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With the success of the Heneral Luna movie, almost everybody knows by now the unparalleled patriotism of the man known as the ‘fiery general’ of the Filipinos. As we all know, however, Antonio Luna was also just but a man prone to mistakes—and his greatest moment of weakness undoubtedly came when he betrayed the Katipunan.
No less than Jose Rizal himself suggested to Pio Valenzuela that Luna should be made the commander of the Katipunan’s forces due to his vast knowledge of military warfare. As with the majority of the ilustrados of his day, Luna refused to revolt and instead advocated reforms and equal treatment with Spain.
To make matters worse, Luna—who was working as a pharmacist in a municipal laboratory—also informed his superior about the plans of the Katipunan to revolt.
Angry at the lack of support by the wealthy Filipinos, the Katipunan implicated several prominent Filipinos—Luna included—with incriminating documents and leaked them to the Spaniards. When the Revolution broke out in 1896, Antonio Luna and his brother Juan were among those who were arrested.
Now at the mercy of the Spaniards who physically and mentally tortured him, Luna committed his gravest mistake of all by revealing the names of all who were members of the Katipunan. No less than Jose Alejandrino—who would later become one of his most loyal aides—summed up Luna’s betrayal perfectly:
“It appears in official documents that in this period Luna committed the greatest error of his life in denouncing the existence of the Katipunan and in revealing, during his imprisonment after the first outbreak of the rebellion, the names of some of his friends affiliated with the Society. Later, he explained however to me his aforesaid acts by saying that with the physical and moral tortures which he suffered during his imprisonment, and upon being assured by the Spaniards that he had been squealed upon by his own friends, denouncing him as an accomplice in the rebellion, his violent character made him lose his better judgment. And having fallen for the scheme woven by the Spaniards, he declared that those who had denounced him were more guilty than he.”
After their imprisonment in Fort Santiago, he was deported to Spain and incarcerated in Madrid but was later released in 1897 after his brother Juan—who was earlier set freed—interceded on his behalf.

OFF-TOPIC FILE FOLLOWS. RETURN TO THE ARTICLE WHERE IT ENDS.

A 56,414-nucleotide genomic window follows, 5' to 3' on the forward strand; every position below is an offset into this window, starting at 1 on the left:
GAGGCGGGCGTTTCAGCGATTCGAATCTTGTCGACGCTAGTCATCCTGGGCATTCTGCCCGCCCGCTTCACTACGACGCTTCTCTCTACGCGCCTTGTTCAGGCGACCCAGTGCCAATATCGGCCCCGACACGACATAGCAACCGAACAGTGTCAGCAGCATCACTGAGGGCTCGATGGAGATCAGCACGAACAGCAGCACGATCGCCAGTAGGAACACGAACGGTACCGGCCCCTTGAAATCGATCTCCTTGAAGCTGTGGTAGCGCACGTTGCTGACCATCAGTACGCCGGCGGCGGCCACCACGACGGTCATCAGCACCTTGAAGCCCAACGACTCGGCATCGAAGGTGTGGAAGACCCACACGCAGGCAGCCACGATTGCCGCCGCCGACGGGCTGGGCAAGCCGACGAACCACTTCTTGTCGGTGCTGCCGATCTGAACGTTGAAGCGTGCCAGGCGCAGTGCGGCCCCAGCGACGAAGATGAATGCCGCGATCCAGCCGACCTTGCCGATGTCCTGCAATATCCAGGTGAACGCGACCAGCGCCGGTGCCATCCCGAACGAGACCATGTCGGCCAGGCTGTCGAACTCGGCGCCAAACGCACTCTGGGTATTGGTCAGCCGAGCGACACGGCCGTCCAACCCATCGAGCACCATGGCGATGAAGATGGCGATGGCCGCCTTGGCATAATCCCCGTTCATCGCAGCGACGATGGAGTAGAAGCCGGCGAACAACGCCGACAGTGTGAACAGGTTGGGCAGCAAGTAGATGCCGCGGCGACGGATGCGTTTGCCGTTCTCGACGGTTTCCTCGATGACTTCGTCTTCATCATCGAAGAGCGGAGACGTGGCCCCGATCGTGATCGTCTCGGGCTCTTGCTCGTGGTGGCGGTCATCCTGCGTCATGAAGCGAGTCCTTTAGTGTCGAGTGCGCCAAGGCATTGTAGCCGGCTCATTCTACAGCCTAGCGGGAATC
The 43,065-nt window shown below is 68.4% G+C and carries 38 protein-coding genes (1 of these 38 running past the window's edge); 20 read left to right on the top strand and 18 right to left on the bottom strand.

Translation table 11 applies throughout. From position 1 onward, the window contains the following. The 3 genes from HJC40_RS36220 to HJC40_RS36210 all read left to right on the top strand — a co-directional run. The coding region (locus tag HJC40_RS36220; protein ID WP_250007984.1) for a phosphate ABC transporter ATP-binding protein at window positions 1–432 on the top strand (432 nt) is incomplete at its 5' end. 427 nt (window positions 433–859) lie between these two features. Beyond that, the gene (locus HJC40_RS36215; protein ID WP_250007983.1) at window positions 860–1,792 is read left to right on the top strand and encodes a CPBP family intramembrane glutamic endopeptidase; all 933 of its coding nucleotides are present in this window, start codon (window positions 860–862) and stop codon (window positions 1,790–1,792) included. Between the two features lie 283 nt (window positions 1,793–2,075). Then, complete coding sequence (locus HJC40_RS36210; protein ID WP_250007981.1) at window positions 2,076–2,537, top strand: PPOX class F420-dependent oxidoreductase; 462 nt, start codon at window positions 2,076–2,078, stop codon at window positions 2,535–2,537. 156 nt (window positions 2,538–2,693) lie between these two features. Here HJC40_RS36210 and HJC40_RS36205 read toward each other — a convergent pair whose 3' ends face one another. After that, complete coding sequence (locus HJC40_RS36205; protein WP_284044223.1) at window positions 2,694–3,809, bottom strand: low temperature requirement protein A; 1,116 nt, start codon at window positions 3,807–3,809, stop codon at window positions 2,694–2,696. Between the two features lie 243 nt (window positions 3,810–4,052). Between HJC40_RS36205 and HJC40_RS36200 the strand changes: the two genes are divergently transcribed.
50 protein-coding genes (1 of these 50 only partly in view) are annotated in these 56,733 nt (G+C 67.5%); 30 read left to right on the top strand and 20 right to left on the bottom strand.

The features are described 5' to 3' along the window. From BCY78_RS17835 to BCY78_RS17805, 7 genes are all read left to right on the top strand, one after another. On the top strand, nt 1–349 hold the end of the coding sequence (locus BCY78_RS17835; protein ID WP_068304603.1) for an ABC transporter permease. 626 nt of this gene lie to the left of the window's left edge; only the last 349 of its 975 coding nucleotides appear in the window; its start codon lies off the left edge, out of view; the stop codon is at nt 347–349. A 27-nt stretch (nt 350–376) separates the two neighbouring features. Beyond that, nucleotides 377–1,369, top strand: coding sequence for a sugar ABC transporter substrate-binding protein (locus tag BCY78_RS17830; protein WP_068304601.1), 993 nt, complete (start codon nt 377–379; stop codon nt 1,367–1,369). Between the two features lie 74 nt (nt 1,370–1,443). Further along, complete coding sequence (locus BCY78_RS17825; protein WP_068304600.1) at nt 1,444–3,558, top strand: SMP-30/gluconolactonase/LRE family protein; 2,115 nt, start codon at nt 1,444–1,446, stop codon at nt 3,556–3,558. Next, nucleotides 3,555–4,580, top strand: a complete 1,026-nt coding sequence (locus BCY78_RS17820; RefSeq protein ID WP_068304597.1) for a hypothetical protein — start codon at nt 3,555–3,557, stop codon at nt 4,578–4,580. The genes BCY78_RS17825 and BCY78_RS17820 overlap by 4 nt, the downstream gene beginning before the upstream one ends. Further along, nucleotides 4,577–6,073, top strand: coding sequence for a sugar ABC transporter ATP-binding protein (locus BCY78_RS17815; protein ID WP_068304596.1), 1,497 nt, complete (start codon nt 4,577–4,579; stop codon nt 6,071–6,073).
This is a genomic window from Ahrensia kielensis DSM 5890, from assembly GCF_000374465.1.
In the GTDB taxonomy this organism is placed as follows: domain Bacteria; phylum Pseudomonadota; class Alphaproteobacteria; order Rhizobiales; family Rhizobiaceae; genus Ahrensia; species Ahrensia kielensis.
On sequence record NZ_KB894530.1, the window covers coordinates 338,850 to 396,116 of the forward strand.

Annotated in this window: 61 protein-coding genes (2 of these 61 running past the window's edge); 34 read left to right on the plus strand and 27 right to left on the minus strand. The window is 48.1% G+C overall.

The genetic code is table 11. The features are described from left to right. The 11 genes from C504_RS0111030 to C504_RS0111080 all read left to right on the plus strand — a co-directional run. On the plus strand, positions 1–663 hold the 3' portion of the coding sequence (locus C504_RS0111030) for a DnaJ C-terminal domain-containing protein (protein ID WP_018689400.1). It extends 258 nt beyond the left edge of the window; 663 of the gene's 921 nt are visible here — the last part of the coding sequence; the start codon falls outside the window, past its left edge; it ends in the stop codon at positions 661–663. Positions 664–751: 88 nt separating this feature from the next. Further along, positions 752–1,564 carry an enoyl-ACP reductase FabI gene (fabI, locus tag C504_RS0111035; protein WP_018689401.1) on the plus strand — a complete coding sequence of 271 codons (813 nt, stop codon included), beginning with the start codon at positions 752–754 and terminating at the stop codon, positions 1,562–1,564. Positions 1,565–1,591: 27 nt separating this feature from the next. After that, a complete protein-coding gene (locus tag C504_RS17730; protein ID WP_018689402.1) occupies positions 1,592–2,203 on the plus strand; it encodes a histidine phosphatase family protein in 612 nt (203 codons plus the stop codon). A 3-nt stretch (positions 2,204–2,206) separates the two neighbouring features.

Repentant for what he had done, Luna devoted himself whole-heartedly to the second phase of the Revolution—this time against the Americans. His desire for redemption was noted by Alejandrino:
“We were able to see each [other] again in Kabite toward the month of July, 1898. He was returning home after having served his sentence in the Model Prison of Madrid, and he brought with him in his baggage books on military strategy and tactics and treatises on field fortifications. Above all, he brought with him a desire to atone for his past mistakes.”
So while as great as it was, the movie should’ve definitely shown Luna’s betrayal because it would’ve made his devotion to the country even more awe-inspiring.
Related Article: 22 Things You Didn’t Know About ‘Heneral Luna’
About the Author: When he isn’t deploring the sad state of Philippine politics, Marcus Vaflor likes to skulk around the Internet for new bits of information which he can weave into a somewhat-average list you might still enjoy. For comments on this article, contact him at: [email protected]
Constantino, R., & Constantino, L. (1975). A History of the Philippines (p. 222). NYU Press.
Nery, J. (2015). What we (still) don’t know about Antonio Luna. Inquirer.net. Retrieved 19 October 2015, from http://goo.gl/3HIHok
Quintos, P. (2015). Hero or traitor? Historian weighs in on Aguinaldo, Luna. ABS-CBNnews.com. Retrieved 19 October 2015, from http://goo.gl/hk4hgi